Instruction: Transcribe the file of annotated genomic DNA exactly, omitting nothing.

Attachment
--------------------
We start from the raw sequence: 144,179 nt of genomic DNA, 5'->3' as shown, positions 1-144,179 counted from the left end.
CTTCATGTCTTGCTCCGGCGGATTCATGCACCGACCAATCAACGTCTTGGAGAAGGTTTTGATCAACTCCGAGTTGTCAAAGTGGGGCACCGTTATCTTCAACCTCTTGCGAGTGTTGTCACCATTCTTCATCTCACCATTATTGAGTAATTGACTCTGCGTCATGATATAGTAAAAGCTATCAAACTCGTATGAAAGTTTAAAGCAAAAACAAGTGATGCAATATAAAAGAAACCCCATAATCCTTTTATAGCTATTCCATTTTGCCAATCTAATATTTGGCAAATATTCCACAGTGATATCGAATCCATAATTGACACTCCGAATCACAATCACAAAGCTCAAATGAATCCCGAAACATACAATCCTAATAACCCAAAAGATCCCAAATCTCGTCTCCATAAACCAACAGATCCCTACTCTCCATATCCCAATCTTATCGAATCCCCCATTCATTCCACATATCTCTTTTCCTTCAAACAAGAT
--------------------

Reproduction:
We start from the raw sequence: 144,179 nt of genomic DNA, 5'->3' as shown, positions 1-144,179 counted from the left end.
CTTCATGTCTTGCTCCGGCGGATTCATGCACCGACCAATCAACGTCTTGGAGAAGGTTTTGATCAACTCCGAGTTGTCAAAGTGGGGCACCGTTATCTTCAACCTCTTGCGAGTGTTGTCACCATTCTTCATCTCACCATTATTGAGTAATTGACTCTGCGTCATGATATAGTAAAAGCTATCAAACTCGTATGAAAGTTTAAAGCAAAAACAAGTGATGCAATATAAAAGAAACCCCATAATCCTTTTATAGCTATTCCATTTTGCCAATCTAATATTTGGCAAATATTCCACAGTGATATCGAATCCATAATTGACACTCCGAATCACAATCACAAAGCTCAAATGAATCCCGAAACATACAATCCTAATAACCCAAAAGATCCCAAATCTCGTCTCCATAAACCAACAGATCCCTACTCTCCATATCCCAATCTTATCGAATCCCCCATTCATTCCACATATCTCTTTTCCTTCAAACAAGAT